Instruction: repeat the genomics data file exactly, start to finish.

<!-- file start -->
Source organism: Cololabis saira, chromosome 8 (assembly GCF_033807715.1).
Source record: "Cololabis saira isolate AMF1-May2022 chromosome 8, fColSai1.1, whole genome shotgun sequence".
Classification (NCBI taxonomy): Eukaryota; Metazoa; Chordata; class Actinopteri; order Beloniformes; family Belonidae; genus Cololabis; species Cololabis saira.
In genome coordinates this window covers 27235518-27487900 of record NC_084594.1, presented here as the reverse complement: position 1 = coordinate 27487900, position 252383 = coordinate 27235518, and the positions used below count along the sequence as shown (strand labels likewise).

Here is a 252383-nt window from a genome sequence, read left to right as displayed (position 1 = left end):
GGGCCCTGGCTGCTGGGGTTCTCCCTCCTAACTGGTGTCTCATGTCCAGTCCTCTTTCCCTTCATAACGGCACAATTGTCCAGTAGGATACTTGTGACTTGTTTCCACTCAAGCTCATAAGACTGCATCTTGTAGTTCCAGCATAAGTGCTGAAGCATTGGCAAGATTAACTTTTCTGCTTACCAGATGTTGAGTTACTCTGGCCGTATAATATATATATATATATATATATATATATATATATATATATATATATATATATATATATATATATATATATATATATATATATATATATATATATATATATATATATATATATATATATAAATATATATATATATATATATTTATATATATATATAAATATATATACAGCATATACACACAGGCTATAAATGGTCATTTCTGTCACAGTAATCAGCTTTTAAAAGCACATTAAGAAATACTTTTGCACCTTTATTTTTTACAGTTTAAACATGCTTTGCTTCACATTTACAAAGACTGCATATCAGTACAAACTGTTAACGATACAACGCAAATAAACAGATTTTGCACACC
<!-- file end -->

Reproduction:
Source organism: Cololabis saira, chromosome 8 (assembly GCF_033807715.1).
Source record: "Cololabis saira isolate AMF1-May2022 chromosome 8, fColSai1.1, whole genome shotgun sequence".
Classification (NCBI taxonomy): Eukaryota; Metazoa; Chordata; class Actinopteri; order Beloniformes; family Belonidae; genus Cololabis; species Cololabis saira.
In genome coordinates this window covers 27235518-27487900 of record NC_084594.1, presented here as the reverse complement: position 1 = coordinate 27487900, position 252383 = coordinate 27235518, and the positions used below count along the sequence as shown (strand labels likewise).

Here is a 252383-nt window from a genome sequence, read left to right as displayed (position 1 = left end):
GGGCCCTGGCTGCTGGGGTTCTCCCTCCTAACTGGTGTCTCATGTCCAGTCCTCTTTCCCTTCATAACGGCACAATTGTCCAGTAGGATACTTGTGACTTGTTTCCACTCAAGCTCATAAGACTGCATCTTGTAGTTCCAGCATAAGTGCTGAAGCATTGGCAAGATTAACTTTTCTGCTTACCAGATGTTGAGTTACTCTGGCCGTATAATATATATATATATATATATATATATATATATATATATATATATATATATATATATATATATATATATATATATATATATATATATATATATATATATATATATATATATATATATATAAATATATATATATATATATATTTATATATATATATAAATATATATACAGCATATACACACAGGCTATAAATGGTCATTTCTGTCACAGTAATCAGCTTTTAAAAGCACATTAAGAAATACTTTTGCACCTTTATTTTTTACAGTTTAAACATGCTTTGCTTCACATTTACAAAGACTGCATATCAGTACAAACTGTTAACGATACAACGCAAATAAACAGATTTTGCACACC